If you’re a fan of crime dramas you will have come across the following scene: the police have arrested two partners in crime, but are lacking evidence. They need a confession. The police try to turn them against each other: they tell the suspects that if they confess and give away their partner they can make a deal to reduce their sentence.
In the show, one of the suspects eventually confesses and takes the deal but is this how it goes in real life? This may seem more like a question for psychologists but if we assume that both suspects are completely rational, we can use a branch of maths called game theory to answer this question.
Consider a situation where both suspect A and suspect B can be arrested for a smaller crime, where they will serve 1 year in prison each (pay-off: −1 years). If they both confess to the bigger crime, they will serve 5 years each (payoff: −5). However if A confesses and B doesn’t then A goes free (payoff: 0) while B gets a 20 year sentence (payoff: −20). The same deal is presented if B confesses and A doesn’t. This is an example of a prisoner’s dilemma. Drawing a table of all possible actions and their payoffs in the form (payoff of A’s action, payoff of B’s action), we get:
|suspect A||confess||(−5, −5)||(0, −20)|
|don’t confess||(−20, 0)||(−1, −1)|
Looking from suspect A’s perspective, no matter what B does, A will get a higher payoff if they confess (−5 > −20 if B confesses and 0 > −1 if B doesn’t confess). So we say that not confessing is strictly dominated by confessing. This means that rationally A will always confess. Knowing that A is rational, B will have to either choose to confess and get a payoff of −5 or not confess and get payoff of −20. Therefore B will also choose to confess. We get the same results if we start from suspect B’s perspective. Therefore the only rational solution in this case is for both to confess.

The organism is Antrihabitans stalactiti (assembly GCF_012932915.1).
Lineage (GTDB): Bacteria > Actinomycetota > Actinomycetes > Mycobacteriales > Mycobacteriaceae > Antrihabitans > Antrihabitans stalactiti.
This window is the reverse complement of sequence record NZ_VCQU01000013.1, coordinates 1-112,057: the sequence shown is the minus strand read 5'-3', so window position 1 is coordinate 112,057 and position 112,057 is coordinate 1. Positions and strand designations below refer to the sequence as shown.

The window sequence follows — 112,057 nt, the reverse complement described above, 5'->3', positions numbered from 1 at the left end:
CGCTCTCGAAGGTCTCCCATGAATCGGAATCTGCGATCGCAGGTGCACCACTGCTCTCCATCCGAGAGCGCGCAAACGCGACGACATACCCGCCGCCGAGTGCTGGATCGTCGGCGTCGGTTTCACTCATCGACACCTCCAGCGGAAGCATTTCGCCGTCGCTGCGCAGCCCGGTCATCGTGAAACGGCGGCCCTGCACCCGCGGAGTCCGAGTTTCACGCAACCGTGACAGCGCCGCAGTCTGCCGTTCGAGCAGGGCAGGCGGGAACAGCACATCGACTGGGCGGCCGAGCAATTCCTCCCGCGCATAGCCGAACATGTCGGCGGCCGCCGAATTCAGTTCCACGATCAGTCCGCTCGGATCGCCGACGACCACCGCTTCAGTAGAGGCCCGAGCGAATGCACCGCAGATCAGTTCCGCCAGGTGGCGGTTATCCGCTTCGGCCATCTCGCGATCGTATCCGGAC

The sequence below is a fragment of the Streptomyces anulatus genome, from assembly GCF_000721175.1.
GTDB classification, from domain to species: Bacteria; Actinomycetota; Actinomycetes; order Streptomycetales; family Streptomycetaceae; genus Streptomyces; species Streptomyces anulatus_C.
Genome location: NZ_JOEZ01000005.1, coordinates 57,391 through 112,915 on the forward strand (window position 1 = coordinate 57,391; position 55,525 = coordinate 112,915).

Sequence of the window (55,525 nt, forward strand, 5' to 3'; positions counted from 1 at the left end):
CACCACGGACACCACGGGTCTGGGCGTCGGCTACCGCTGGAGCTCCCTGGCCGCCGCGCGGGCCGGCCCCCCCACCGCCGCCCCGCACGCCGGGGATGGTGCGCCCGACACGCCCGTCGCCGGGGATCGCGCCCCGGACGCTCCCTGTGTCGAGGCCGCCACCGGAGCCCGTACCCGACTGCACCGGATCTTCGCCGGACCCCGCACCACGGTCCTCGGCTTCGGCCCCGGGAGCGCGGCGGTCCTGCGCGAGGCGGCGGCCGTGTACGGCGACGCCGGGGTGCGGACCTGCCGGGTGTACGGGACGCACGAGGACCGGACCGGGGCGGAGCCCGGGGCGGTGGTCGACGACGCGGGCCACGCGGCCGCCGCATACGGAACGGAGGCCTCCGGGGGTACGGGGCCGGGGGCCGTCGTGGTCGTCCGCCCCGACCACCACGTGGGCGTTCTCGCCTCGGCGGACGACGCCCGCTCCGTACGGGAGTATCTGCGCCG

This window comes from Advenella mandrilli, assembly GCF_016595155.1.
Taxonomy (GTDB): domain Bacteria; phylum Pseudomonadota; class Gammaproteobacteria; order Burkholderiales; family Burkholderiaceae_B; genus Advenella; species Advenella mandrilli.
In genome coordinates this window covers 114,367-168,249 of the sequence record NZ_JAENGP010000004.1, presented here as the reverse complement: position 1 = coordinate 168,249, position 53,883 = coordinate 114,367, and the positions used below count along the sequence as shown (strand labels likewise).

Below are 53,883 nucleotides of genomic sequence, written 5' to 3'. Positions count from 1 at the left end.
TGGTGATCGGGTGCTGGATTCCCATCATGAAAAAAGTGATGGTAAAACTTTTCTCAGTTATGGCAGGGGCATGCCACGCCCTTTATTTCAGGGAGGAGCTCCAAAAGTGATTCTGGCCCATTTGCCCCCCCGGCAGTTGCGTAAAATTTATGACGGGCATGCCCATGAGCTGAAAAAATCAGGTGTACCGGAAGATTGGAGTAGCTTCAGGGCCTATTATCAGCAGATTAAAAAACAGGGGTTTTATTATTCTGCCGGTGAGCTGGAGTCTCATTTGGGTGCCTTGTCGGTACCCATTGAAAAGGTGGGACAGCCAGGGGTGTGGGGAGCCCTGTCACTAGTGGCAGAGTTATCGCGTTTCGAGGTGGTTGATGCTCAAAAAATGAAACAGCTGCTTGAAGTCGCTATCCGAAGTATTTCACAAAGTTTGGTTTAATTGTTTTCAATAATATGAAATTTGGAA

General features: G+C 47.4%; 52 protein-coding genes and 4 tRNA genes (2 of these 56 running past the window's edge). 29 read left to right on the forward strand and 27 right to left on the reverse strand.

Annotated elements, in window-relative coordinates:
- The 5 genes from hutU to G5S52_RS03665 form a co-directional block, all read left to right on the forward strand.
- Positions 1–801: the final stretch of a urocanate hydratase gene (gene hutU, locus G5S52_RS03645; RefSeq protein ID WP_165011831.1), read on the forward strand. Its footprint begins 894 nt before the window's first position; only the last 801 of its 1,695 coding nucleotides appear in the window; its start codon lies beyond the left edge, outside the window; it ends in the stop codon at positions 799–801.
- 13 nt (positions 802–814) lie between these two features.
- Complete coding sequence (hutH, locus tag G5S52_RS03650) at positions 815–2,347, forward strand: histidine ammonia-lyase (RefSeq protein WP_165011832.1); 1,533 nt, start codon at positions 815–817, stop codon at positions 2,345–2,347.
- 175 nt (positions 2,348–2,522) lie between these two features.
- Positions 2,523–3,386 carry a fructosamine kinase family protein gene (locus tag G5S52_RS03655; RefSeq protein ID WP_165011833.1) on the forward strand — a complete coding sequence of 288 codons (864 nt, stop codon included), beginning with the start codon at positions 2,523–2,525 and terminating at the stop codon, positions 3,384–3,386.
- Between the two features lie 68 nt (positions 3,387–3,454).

Unfortunate for them but lucky for the detectives: another case closed!
More from Chalkdust
- Twitch streaming, abacuses and Pascal's secrets feature in our AW23 issue! Plus all your favourite puzzles & columns.
- Can you solve it?
- Today's weather: seasonal, highs of π/18.
- And more importantly, are you on the A-level formula sheet?
- Can you solve it?
- The undisputed chart of the best mathematical games this season